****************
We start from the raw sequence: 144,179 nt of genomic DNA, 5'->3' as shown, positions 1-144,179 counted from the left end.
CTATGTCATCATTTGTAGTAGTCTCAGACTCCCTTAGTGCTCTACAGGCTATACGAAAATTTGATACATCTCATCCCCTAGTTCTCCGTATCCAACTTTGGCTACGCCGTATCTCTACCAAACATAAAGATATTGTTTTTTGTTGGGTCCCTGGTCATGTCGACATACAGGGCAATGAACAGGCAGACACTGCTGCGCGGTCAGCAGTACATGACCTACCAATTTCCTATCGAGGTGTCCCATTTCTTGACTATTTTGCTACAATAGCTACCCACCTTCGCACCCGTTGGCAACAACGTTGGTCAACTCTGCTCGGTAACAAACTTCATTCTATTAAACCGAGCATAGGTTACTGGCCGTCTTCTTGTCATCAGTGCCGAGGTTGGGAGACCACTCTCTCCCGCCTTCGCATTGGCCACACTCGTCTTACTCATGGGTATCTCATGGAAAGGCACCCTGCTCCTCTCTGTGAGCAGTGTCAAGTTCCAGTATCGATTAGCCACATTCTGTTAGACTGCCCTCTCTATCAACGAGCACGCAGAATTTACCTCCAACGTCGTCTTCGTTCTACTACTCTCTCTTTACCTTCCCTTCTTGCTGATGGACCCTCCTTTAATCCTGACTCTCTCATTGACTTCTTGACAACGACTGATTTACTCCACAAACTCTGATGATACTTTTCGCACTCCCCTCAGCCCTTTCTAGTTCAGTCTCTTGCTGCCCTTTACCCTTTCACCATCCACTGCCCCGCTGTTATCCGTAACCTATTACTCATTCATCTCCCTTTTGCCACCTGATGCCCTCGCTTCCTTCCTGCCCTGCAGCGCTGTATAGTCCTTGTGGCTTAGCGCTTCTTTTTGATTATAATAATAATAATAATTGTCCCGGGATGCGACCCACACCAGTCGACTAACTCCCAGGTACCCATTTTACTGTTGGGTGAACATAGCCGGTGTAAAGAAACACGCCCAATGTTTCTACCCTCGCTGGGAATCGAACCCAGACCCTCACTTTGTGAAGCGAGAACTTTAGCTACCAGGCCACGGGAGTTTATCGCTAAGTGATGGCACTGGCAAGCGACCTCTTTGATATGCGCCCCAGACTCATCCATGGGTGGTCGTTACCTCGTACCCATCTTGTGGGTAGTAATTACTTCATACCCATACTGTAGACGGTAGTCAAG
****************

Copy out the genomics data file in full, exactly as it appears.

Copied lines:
We start from the raw sequence: 144,179 nt of genomic DNA, 5'->3' as shown, positions 1-144,179 counted from the left end.
CTATGTCATCATTTGTAGTAGTCTCAGACTCCCTTAGTGCTCTACAGGCTATACGAAAATTTGATACATCTCATCCCCTAGTTCTCCGTATCCAACTTTGGCTACGCCGTATCTCTACCAAACATAAAGATATTGTTTTTTGTTGGGTCCCTGGTCATGTCGACATACAGGGCAATGAACAGGCAGACACTGCTGCGCGGTCAGCAGTACATGACCTACCAATTTCCTATCGAGGTGTCCCATTTCTTGACTATTTTGCTACAATAGCTACCCACCTTCGCACCCGTTGGCAACAACGTTGGTCAACTCTGCTCGGTAACAAACTTCATTCTATTAAACCGAGCATAGGTTACTGGCCGTCTTCTTGTCATCAGTGCCGAGGTTGGGAGACCACTCTCTCCCGCCTTCGCATTGGCCACACTCGTCTTACTCATGGGTATCTCATGGAAAGGCACCCTGCTCCTCTCTGTGAGCAGTGTCAAGTTCCAGTATCGATTAGCCACATTCTGTTAGACTGCCCTCTCTATCAACGAGCACGCAGAATTTACCTCCAACGTCGTCTTCGTTCTACTACTCTCTCTTTACCTTCCCTTCTTGCTGATGGACCCTCCTTTAATCCTGACTCTCTCATTGACTTCTTGACAACGACTGATTTACTCCACAAACTCTGATGATACTTTTCGCACTCCCCTCAGCCCTTTCTAGTTCAGTCTCTTGCTGCCCTTTACCCTTTCACCATCCACTGCCCCGCTGTTATCCGTAACCTATTACTCATTCATCTCCCTTTTGCCACCTGATGCCCTCGCTTCCTTCCTGCCCTGCAGCGCTGTATAGTCCTTGTGGCTTAGCGCTTCTTTTTGATTATAATAATAATAATAATTGTCCCGGGATGCGACCCACACCAGTCGACTAACTCCCAGGTACCCATTTTACTGTTGGGTGAACATAGCCGGTGTAAAGAAACACGCCCAATGTTTCTACCCTCGCTGGGAATCGAACCCAGACCCTCACTTTGTGAAGCGAGAACTTTAGCTACCAGGCCACGGGAGTTTATCGCTAAGTGATGGCACTGGCAAGCGACCTCTTTGATATGCGCCCCAGACTCATCCATGGGTGGTCGTTACCTCGTACCCATCTTGTGGGTAGTAATTACTTCATACCCATACTGTAGACGGTAGTCAAG